How We’re Trying To Support The Local Economy

Lately, I’ve been looking around and trying to support more local businesses. Michigan has been struggling more so than the rest of the country for a long time. The recession started here a couple of years before most other areas in the country, and our unemployment rate has been the highest in the country for quite a few months running, it seems.
With that in mind, I’ve been trying to support more local businesses. Here are a few ways that I’ve been trying to support the Michigan economy:

  • Shopping at local hardware stores – Normally when I needed something home-improvement wise, I’d just hop in the car and end up at Home Depot or Lowes. Lately, though, I’ve been trying so shop at the local Ace Hardware or True Value hardware store. They’re owned by local residents, and I think that does more to support local entrepreneurs than does shopping at the big box stores.
  • Shopping at the Michigan based grocery chain – Meijer is based in Grand Rapids, Michigan, and we do most of our shopping here. We have been doing so for a few years now, but we’ve made it a point to buy whatever we can at Meijer before reverting to Kroger or Wal-Mart.
  • Buying products made in Michigan – I’ve been buying Meijer brand soda for quite some time, but lately I’ve switched to Faygo, which is bottled and headquartered in Detroit. Meijer brand may actually be bottled here as well, but I can’t be completely sure, so I’ve switched to the one I know for sure is Michigan based while I do some research. Also, when we buy potato chips (which is pretty rare), I make sure we buy Better Maid, which is manufactured and headquartered in Detroit.
  • We will also be buying our flowers with a smaller Michigan-based store. We had often purchased our annuals at one of the big box stores, but we’ll be making sure to purchase from retailers that grow their products here, and whose headquarters is here.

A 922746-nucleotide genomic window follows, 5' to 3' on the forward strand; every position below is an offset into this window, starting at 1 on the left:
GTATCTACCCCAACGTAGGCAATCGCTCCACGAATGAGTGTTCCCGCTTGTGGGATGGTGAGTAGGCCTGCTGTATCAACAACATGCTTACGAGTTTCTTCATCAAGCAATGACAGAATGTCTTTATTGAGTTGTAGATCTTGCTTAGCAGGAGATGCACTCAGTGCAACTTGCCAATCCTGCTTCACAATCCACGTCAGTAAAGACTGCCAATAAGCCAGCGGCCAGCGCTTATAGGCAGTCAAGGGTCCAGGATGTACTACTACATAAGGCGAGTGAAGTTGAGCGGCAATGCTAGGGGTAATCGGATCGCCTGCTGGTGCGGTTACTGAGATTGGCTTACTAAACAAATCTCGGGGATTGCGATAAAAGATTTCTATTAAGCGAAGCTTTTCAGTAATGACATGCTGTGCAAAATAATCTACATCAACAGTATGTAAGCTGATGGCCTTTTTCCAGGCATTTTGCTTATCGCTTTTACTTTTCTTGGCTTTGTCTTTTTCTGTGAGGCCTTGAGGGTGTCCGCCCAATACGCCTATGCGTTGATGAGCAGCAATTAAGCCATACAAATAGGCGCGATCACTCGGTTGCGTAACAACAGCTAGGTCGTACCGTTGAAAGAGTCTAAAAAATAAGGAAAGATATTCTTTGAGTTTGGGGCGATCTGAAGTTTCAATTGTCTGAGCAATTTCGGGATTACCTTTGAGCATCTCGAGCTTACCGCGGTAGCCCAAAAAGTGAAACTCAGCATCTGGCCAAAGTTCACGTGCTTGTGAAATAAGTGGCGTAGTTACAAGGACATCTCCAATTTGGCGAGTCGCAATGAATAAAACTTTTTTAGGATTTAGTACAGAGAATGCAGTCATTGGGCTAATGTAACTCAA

• Driving our GM cars – Even though our cars are six years and three years old, they are both GM cars, we still drive them proudly. The cars themselves may have been built or had components built elsewhere, but our purchase still supported the engineers, design teams, finance teams and all the other local workers who work for GM that call the Detroit area home.

I know that there are other ways to support the local economy and that these things may be mere drops in the bucket, but one thing I’ve learned is that those drops can add up.
What are you doing to support your local economy?

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Net Worth Review: May 2009

May was a pretty good month. Here is the overview. See below for a brief discussion on each area:

ASSETS:
Property –I use a combination of Zillow and CyberHomes. I make a small adjustment based on what I’m seeing things sell for, and I remove 7.75% for expected selling costs. For the month, the value continued the downward trend. You can see that it fell 2.4% for the month, and has fallen 13.2% over the last year.
Autos – The value of our two cars has held pretty steady the last couple of months as the used car market has heated up.
Investment Accounts – We had a good month, going up slightly under 9%. Still for the last 12 months, our investment account balance is down 38.84%
Cash Accounts – We slightly raised our balance for the month, but have bolstered up our cash over the last year, just to make sure we’re covered after my wife quit her job in anticipation of our baby.
Retirement Accounts – Our retirement account went up almost 9%. The total value is down roughly 19% over the past year. This would have been more, but my employer matched a good portion of my retirement contributions. Unfortunately, that is coming to an end starting this month as they’ve discontinued the match.
DEBT:
Mortgage – Nothing special, just the monthly payment. Our mortgage is a 30-year loan at 5.875%
Car Loans – We paid off our car just under a year ago and we have no outstanding car loans!
Credit Cards – This is the balance that’s accrued since the last statement. We pay our credit cards off every month. We’ve charged more than normal this month as we had some stuff to finish off for the arrival of the baby. We have cash earmarked to make that payment which will keep our monthly budget in line.